In a study of men who graduated from Wisconsin high schools in 1957, playing high school football was not adversely associated with cognitive impairment or depression later in life, according to an article published by JAMA Neurology.
High school football is a popular sport but its safety has been questioned, in part by reports of chronic traumatic encephalopathy, increased risks of neurodegenerative disease, and associations between a history of concussions and cognitive impairment and depression later in life among retired professional football players. Limited work has been done to examine playing high school football with cognitive impairment and depression later in life.
Dylan S. Small, Ph.D., of the University of Pennsylvania, Philadelphia, and coauthors used data from the Wisconsin Longitudinal Study (WLS) of high school graduates in the state in 1957, which included information on high school football participation and cognitive psychological well-being assessments of participants later in life in their 50s, 60s and 70s. However, the WLS data doesn't include history of concussion and total exposure to football before high school.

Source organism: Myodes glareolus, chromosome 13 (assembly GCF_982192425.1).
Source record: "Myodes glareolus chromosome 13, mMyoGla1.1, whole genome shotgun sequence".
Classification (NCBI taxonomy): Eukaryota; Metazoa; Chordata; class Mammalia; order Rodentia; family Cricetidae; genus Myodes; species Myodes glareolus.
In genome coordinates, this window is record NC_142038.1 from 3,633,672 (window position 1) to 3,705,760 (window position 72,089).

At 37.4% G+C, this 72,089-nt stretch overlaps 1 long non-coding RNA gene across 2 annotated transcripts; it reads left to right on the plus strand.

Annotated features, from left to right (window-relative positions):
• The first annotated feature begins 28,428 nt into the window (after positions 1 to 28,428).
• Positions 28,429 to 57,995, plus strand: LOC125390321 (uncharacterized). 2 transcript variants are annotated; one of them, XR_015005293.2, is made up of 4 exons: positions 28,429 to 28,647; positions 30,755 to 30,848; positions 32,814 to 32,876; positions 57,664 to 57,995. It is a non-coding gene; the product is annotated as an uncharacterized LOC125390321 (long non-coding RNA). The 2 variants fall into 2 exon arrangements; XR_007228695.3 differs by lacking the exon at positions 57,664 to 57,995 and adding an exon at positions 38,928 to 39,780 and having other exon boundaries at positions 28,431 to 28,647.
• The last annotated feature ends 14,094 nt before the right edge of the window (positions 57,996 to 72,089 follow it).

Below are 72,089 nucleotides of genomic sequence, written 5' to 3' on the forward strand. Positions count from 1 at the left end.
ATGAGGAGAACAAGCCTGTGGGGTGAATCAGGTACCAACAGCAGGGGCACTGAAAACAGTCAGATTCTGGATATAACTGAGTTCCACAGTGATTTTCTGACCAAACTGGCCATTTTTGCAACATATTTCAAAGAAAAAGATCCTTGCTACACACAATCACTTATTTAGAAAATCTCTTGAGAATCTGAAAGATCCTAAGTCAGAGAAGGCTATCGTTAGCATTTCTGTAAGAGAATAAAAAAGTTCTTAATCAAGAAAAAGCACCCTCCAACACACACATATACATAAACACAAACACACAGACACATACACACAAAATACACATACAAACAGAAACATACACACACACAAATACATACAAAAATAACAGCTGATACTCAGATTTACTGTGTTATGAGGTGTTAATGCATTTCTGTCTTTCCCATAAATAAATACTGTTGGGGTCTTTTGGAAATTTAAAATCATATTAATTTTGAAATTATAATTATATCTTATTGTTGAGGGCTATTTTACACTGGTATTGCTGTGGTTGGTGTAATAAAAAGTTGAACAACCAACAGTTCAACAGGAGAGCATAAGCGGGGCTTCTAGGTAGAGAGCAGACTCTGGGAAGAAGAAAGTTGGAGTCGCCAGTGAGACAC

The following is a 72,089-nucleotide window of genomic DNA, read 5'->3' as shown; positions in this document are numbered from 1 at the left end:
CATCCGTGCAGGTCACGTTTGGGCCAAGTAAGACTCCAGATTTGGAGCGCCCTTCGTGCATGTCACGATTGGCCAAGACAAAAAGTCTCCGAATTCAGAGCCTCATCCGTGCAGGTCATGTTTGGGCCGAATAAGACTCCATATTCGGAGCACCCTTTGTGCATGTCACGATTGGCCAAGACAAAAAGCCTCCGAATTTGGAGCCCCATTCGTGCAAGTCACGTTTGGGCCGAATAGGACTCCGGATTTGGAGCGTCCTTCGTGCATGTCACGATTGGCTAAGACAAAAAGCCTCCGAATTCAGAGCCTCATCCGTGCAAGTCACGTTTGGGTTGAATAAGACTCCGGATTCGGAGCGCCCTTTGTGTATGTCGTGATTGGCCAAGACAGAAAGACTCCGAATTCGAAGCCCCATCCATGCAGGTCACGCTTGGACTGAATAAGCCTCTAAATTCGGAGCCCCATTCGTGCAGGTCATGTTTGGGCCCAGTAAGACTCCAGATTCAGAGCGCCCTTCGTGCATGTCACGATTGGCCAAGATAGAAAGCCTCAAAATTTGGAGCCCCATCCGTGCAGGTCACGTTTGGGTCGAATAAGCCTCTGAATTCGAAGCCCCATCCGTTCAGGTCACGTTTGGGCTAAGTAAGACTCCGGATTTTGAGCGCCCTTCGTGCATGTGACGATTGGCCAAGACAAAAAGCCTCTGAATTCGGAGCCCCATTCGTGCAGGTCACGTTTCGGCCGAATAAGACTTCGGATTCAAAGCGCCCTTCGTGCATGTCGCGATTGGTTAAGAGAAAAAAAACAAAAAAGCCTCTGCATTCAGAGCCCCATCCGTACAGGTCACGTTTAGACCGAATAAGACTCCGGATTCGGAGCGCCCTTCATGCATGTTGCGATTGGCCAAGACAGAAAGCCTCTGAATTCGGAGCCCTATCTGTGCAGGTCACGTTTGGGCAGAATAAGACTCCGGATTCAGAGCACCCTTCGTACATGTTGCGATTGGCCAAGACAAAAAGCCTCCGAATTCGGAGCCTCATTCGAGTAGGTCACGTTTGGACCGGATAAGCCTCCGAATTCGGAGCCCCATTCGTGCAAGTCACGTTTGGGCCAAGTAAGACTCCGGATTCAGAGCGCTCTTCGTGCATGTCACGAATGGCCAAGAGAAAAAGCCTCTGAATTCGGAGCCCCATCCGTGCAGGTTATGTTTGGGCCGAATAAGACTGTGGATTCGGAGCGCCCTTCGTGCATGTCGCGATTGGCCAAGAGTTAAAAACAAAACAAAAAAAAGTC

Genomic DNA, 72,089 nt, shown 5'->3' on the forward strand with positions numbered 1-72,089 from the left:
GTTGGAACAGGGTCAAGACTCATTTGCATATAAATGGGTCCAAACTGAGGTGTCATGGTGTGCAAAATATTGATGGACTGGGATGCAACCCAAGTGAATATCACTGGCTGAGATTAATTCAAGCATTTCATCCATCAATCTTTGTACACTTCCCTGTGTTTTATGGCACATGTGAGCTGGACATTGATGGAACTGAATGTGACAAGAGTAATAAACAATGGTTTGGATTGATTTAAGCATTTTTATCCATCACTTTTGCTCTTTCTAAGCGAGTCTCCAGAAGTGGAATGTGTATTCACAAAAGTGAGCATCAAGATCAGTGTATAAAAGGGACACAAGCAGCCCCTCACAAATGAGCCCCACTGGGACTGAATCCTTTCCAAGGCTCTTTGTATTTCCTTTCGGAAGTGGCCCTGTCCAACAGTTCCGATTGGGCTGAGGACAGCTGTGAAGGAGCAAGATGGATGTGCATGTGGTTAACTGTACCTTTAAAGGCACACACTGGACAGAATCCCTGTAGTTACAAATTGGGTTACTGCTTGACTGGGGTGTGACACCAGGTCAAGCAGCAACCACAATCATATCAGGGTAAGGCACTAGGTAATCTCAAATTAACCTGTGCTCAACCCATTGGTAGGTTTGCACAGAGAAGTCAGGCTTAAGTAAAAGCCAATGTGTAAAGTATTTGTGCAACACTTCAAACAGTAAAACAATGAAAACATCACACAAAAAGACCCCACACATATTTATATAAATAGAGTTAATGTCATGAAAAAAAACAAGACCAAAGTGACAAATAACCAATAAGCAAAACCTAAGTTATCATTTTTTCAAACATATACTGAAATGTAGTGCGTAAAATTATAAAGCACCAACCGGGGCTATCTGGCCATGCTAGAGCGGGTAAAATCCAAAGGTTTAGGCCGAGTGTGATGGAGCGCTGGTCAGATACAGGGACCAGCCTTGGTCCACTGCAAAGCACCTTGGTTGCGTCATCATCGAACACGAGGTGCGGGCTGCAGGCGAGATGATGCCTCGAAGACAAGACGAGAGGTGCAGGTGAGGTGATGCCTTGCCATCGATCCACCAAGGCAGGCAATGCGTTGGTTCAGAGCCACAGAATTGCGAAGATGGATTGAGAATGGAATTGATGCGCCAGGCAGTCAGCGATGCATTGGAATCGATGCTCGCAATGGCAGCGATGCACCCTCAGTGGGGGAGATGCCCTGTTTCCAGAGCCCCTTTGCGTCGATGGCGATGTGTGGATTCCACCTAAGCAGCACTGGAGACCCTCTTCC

In the study of 3,904 men, high school football players were compared with their nonplaying counterparts and depression and cognitive impairment were assessed in their 60s and 70s using composite cognition and depression scores.
The authors report cognitive and depression outcomes later in life were similar for high school football players and those who did not play.
The authors acknowledge their findings may not be generalizable to current high school football players because of changes in playing style, training techniques, protective equipment and rules aimed at improving safety.
"Among men graduating from high school in Wisconsin in 1957, we did not find evidence that playing football had a negative long-term association with cognitive functioning and mental health at 65 and 72 years of age. Although our findings may not generalize to current high school football players, they may be relevant to current athletes playing contact sports with similar mean levels of head trauma as among the WLS football players. Repeating our analysis with a younger cohort as they reach 65 years of age may improve our understanding of how the risks of playing football have evolved over time," the article concludes.
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